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Student Column is Moving up the Ranks

Ram RockmoreSam Rockmore isn’t shy about expressing his opinions. In fact, he lets all of Park Forest Middle School know what he thinks.


Rockmore, a seventh-grader, writes a popular Park Forest Times humor column which ranks his preferences for whatever lies in his sights. Particularly with the bottom-dwellers on his lists, he spares little mercy, savaging them with an acerbic wit that has earned him a following among classmates and faculty.


Take his takedown of Skittles, for instance, placed next-to-last and dismissed as “fake M&Ms” in his January column: “These are like raisin cookies … Skittles are a crime against humanity.”


Candy corn didn’t fare much better two places ahead: “Yum, flavored wax. If you melt down candy corn and put a wick in it, boom! You now have a candle. Thank you for listening to my Ted Talk.”


Even his top choice, Hershey Hugs, received shade: “One of the few good uses of white chocolate.”


He’s just being true to himself.


“Essentially, I like to really diss on things,” he said.


Basically, though, he just likes to write. Before coming up with his list column last fall, he spun a short story about a demonic talking Elmo doll in his basement that eventually winds up in North Korea — not a surprising flight of fancy from someone who created his own country and hung its flag outside his home. Another piece, published in the paper, explored whether carbonated milk qualifies as soda.   


The list columns are an extension of his fertile imagination, born from daily life — a random Jolly Rancher in his pocket spurring the candy column, a spilled water bottle inspiring a selective beverage review, his love for chocolate milk leading him to rank Byler Goat Dairy as his top local brand. He has also taken aim at the months of the year and his current target, Nintendo Switch games, where Fortnite brings up the rear with this quip: “I’ve been advised not to put in my original description so as to not offend the three people that play this game unironically.”


“Humor ranking columns feel more like myself because I like to rant about things that I hate and really, really like,” he said. “With the format, a lot of times the middle ones, they’re pretty bare bones, and then the last and first ones have a lot.”


Sam RockmoreFor the record, he’s not all snark, all the time; his endorsements, such as for his top game, Xenoblade Chronicles 2, tend to ring with earnestness. Toward the back of the pack, however, the opinions acquire a sharper edge, including the disclaimers that regularly precede the worst-to-best lists. Sample: “If you think a different game should be on top, you are the reason shampoo has instructions.”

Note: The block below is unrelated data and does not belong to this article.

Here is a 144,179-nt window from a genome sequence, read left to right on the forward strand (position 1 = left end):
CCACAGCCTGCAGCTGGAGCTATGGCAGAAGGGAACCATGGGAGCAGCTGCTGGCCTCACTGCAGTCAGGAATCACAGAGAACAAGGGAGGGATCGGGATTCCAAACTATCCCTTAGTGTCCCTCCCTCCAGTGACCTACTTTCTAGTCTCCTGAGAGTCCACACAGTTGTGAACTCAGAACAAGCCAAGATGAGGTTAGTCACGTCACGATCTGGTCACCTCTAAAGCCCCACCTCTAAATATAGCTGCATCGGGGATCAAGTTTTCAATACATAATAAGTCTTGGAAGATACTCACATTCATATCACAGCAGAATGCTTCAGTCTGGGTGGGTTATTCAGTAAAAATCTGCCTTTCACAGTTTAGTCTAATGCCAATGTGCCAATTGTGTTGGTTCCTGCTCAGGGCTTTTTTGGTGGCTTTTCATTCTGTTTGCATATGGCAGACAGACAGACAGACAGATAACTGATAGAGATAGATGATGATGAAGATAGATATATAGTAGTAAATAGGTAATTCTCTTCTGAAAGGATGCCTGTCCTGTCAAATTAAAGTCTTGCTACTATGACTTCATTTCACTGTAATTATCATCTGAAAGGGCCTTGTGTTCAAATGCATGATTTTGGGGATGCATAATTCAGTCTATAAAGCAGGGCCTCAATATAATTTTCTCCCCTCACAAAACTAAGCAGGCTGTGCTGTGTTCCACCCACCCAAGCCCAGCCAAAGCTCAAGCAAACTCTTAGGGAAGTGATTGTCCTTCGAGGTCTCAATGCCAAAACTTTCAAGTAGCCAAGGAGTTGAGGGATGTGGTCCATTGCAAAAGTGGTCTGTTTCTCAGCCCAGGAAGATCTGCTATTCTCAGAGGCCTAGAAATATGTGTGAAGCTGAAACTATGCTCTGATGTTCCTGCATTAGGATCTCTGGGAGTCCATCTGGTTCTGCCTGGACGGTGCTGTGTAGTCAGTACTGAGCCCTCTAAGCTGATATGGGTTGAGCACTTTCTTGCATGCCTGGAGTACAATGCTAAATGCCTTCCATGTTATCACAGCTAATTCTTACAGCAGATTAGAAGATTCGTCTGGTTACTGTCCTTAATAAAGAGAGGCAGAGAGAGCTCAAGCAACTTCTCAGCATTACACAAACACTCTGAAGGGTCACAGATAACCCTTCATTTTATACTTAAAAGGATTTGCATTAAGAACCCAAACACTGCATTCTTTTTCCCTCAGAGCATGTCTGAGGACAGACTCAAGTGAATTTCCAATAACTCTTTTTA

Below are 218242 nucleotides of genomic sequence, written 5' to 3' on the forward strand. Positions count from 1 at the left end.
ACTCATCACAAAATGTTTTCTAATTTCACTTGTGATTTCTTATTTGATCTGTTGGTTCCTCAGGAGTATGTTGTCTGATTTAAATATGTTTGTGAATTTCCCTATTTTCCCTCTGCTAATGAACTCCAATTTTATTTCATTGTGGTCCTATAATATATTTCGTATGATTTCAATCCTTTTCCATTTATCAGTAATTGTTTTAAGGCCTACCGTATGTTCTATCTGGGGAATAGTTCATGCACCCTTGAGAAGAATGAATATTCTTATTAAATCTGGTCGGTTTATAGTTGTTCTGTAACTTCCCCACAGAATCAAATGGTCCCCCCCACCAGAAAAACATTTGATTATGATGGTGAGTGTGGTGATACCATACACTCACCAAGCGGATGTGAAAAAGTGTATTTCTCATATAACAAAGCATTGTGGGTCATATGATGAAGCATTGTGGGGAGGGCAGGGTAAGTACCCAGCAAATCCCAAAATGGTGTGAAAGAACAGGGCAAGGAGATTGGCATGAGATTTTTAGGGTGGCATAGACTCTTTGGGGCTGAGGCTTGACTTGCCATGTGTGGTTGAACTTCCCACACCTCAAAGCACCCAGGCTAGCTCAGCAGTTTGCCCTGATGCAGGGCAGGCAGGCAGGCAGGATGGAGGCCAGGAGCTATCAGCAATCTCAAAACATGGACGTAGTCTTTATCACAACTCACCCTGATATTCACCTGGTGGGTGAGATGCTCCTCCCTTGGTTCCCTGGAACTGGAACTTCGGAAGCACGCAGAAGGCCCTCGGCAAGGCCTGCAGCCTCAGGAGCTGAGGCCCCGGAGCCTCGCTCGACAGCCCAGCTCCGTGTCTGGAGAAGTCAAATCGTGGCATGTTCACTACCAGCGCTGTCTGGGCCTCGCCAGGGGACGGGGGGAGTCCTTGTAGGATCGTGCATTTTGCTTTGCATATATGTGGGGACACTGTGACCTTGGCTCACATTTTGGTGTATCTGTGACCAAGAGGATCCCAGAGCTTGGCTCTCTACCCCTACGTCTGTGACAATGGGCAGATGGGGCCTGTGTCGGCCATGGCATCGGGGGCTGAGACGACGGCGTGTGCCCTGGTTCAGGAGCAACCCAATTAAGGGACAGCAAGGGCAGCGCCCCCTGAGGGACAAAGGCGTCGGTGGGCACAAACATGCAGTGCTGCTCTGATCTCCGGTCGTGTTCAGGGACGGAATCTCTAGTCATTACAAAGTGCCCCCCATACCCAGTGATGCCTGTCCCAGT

Count Park Forest Times advisor Andy Cunningham among Rockmore’s fans. For every issue, Cunningham guides several talented writers producing news, sports, consumer guide and opinion pieces, as well as poems and essays. But Rockmore stands out for his distinctive literary style.


“He’s got a gift,” said Cunningham, who teaches eighth-grade academic literacy and has known Rockmore for years. “That writing voice is a gift. It has to come naturally, but for a lot of kids, it comes later as they mature. He definitely has it now, which is pretty cool. So it’ll be exciting to see where he goes with that.”


When eighth-grader Anna Christopher read her first Rockmore column, “Ranking a Bunch of Random Drinks,” she was surprised that she hadn’t heard of him before.


“His writing was hilarious and it led me to binge-reading every article of his I could find,” she said. “I love his ‘Ranking Things’ series because even though each column follows the same outline, they’re all unique and funny in their own ways.”


Christopher thinks the reason she and other PFMS students enjoy Rockmore’s column “is because of how relatable it is.”

“Even though I can name endless amounts of people who would disagree with his rankings, I know they would still love to read it,” she said. “He writes like a middle schooler but still manages to make it really creative and well-written, and it's really fun and easy to read his work. I can almost feel like he's having a conversation with me when I'm reading his articles. He finds a way to make every line funny without going overboard, and I'm genuinely impressed that someone so young can write so well, especially comedy writing.” 

Rockmore’s humor also registers with technology education teachers Tim Dzurko, Shaun Boyer and Aaron Zimmerman.

“We find Sam's work to be quite relevant, interesting and entertaining,” Dzurko said. “We all agree that it makes us laugh out loud as we occasionally preview his work during our 30-minute lunch period. His creative style of writing/sharing is our new age version of the Sunday comics.”

Christopher still considers the drink column one of her favorites, ironically, because she has a bone to pick with it.

"I am an avid coffee lover, and the fact he ranked it No.13 [“Bitter mud,” one place behind actual mud, “just thicker coffee, just without the bitterness.”] slightly hurts my feelings,” she said. “He's an insanely talented writer, but someone needs to introduce him to iced caramel macchiatos.”

The Park Forest Times is available at A printed version is distributed throughout the school.

By Chris Rosenblum

Photos by Nabil K. Mark